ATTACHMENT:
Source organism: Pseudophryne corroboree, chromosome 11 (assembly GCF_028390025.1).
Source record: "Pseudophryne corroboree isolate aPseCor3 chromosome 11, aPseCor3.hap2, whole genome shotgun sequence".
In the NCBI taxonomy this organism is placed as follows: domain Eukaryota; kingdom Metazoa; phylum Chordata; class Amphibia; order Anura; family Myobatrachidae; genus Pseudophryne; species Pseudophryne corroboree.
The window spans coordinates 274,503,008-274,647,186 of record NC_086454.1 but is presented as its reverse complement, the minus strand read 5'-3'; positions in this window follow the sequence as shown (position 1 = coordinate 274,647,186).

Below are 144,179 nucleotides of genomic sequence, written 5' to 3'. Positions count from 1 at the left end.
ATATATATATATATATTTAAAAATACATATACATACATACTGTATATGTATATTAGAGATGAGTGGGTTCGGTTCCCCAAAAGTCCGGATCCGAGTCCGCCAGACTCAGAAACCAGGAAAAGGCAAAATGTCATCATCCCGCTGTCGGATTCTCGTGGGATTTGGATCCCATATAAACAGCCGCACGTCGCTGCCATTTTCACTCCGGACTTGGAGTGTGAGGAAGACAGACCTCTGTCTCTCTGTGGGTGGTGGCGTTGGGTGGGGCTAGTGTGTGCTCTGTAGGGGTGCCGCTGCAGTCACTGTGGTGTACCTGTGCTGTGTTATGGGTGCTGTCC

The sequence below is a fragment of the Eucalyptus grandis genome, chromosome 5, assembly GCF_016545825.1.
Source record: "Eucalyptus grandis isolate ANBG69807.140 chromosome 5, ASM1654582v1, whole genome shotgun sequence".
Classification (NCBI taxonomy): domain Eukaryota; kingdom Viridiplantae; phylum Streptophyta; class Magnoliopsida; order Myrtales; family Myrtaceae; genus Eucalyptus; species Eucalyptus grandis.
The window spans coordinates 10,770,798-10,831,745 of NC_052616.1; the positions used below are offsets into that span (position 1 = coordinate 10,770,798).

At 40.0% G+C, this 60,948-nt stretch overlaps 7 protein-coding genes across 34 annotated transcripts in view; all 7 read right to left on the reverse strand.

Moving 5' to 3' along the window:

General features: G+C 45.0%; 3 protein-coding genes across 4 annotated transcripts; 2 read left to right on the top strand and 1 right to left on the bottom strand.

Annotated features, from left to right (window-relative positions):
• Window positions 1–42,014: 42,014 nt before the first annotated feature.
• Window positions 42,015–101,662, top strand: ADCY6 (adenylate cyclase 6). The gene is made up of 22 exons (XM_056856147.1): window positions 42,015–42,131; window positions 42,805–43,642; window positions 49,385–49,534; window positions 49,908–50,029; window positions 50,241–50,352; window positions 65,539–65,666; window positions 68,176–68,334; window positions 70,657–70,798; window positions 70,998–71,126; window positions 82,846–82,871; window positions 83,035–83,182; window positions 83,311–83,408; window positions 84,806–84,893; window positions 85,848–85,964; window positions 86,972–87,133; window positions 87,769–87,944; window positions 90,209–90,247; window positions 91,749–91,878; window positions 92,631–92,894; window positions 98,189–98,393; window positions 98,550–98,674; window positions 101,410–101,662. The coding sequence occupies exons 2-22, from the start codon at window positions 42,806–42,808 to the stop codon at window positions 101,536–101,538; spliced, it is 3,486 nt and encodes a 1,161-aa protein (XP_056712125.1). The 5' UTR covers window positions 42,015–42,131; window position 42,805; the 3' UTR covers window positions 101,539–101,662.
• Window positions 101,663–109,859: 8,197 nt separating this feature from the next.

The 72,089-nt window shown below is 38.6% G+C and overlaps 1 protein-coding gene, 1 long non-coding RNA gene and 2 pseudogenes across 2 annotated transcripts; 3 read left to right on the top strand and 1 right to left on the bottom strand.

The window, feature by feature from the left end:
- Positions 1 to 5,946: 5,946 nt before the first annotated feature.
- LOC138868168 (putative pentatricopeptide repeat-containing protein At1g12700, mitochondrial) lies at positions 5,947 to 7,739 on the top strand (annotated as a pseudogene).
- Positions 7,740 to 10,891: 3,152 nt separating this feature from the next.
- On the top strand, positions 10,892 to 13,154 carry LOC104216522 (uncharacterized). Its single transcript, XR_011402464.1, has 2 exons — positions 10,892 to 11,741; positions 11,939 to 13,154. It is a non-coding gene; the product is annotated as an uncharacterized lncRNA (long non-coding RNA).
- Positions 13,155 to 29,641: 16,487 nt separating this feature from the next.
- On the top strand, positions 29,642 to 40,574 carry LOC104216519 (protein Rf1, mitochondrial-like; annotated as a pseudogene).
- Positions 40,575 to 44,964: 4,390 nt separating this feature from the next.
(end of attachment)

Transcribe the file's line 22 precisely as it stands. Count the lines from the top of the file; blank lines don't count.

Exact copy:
- Positions 7,740 to 10,891: 3,152 nt separating this feature from the next.